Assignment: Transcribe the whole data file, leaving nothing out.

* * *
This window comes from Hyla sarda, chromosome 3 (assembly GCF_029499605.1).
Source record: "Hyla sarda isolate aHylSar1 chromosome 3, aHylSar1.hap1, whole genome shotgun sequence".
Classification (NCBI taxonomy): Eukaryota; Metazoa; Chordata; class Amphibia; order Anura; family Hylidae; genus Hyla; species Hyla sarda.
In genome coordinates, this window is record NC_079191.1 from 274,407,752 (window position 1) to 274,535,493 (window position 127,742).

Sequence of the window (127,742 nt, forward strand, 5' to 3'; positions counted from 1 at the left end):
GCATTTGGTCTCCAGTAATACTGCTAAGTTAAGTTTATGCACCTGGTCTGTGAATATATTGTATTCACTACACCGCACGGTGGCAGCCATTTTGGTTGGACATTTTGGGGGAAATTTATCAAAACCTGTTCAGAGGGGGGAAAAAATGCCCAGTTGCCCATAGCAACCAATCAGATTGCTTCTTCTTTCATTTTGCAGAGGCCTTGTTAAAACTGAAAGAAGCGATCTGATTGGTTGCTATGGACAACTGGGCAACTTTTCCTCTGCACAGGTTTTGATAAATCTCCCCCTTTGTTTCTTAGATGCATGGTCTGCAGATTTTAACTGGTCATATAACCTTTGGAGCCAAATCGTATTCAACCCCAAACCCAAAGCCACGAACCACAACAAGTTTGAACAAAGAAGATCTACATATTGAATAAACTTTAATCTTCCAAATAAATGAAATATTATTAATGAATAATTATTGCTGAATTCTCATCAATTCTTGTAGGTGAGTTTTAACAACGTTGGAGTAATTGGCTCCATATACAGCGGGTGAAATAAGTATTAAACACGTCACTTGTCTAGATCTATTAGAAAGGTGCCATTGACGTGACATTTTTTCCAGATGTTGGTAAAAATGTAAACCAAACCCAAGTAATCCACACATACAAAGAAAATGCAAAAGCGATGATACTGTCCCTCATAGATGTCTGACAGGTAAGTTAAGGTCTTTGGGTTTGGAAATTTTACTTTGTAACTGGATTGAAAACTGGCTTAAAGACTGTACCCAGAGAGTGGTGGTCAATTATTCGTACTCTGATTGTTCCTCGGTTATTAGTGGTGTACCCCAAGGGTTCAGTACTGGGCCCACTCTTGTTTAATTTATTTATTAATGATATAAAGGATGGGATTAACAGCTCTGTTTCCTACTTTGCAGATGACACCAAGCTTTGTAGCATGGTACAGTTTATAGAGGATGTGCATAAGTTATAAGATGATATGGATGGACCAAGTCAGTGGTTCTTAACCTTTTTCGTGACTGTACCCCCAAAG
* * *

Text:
This window comes from Hyla sarda, chromosome 3 (assembly GCF_029499605.1).
Source record: "Hyla sarda isolate aHylSar1 chromosome 3, aHylSar1.hap1, whole genome shotgun sequence".
Classification (NCBI taxonomy): Eukaryota; Metazoa; Chordata; class Amphibia; order Anura; family Hylidae; genus Hyla; species Hyla sarda.
In genome coordinates, this window is record NC_079191.1 from 274,407,752 (window position 1) to 274,535,493 (window position 127,742).

Sequence of the window (127,742 nt, forward strand, 5' to 3'; positions counted from 1 at the left end):
GCATTTGGTCTCCAGTAATACTGCTAAGTTAAGTTTATGCACCTGGTCTGTGAATATATTGTATTCACTACACCGCACGGTGGCAGCCATTTTGGTTGGACATTTTGGGGGAAATTTATCAAAACCTGTTCAGAGGGGGGAAAAAATGCCCAGTTGCCCATAGCAACCAATCAGATTGCTTCTTCTTTCATTTTGCAGAGGCCTTGTTAAAACTGAAAGAAGCGATCTGATTGGTTGCTATGGACAACTGGGCAACTTTTCCTCTGCACAGGTTTTGATAAATCTCCCCCTTTGTTTCTTAGATGCATGGTCTGCAGATTTTAACTGGTCATATAACCTTTGGAGCCAAATCGTATTCAACCCCAAACCCAAAGCCACGAACCACAACAAGTTTGAACAAAGAAGATCTACATATTGAATAAACTTTAATCTTCCAAATAAATGAAATATTATTAATGAATAATTATTGCTGAATTCTCATCAATTCTTGTAGGTGAGTTTTAACAACGTTGGAGTAATTGGCTCCATATACAGCGGGTGAAATAAGTATTAAACACGTCACTTGTCTAGATCTATTAGAAAGGTGCCATTGACGTGACATTTTTTCCAGATGTTGGTAAAAATGTAAACCAAACCCAAGTAATCCACACATACAAAGAAAATGCAAAAGCGATGATACTGTCCCTCATAGATGTCTGACAGGTAAGTTAAGGTCTTTGGGTTTGGAAATTTTACTTTGTAACTGGATTGAAAACTGGCTTAAAGACTGTACCCAGAGAGTGGTGGTCAATTATTCGTACTCTGATTGTTCCTCGGTTATTAGTGGTGTACCCCAAGGGTTCAGTACTGGGCCCACTCTTGTTTAATTTATTTATTAATGATATAAAGGATGGGATTAACAGCTCTGTTTCCTACTTTGCAGATGACACCAAGCTTTGTAGCATGGTACAGTTTATAGAGGATGTGCATAAGTTATAAGATGATATGGATGGACCAAGTCAGTGGTTCTTAACCTTTTTCGTGACTGTACCCCCAAAG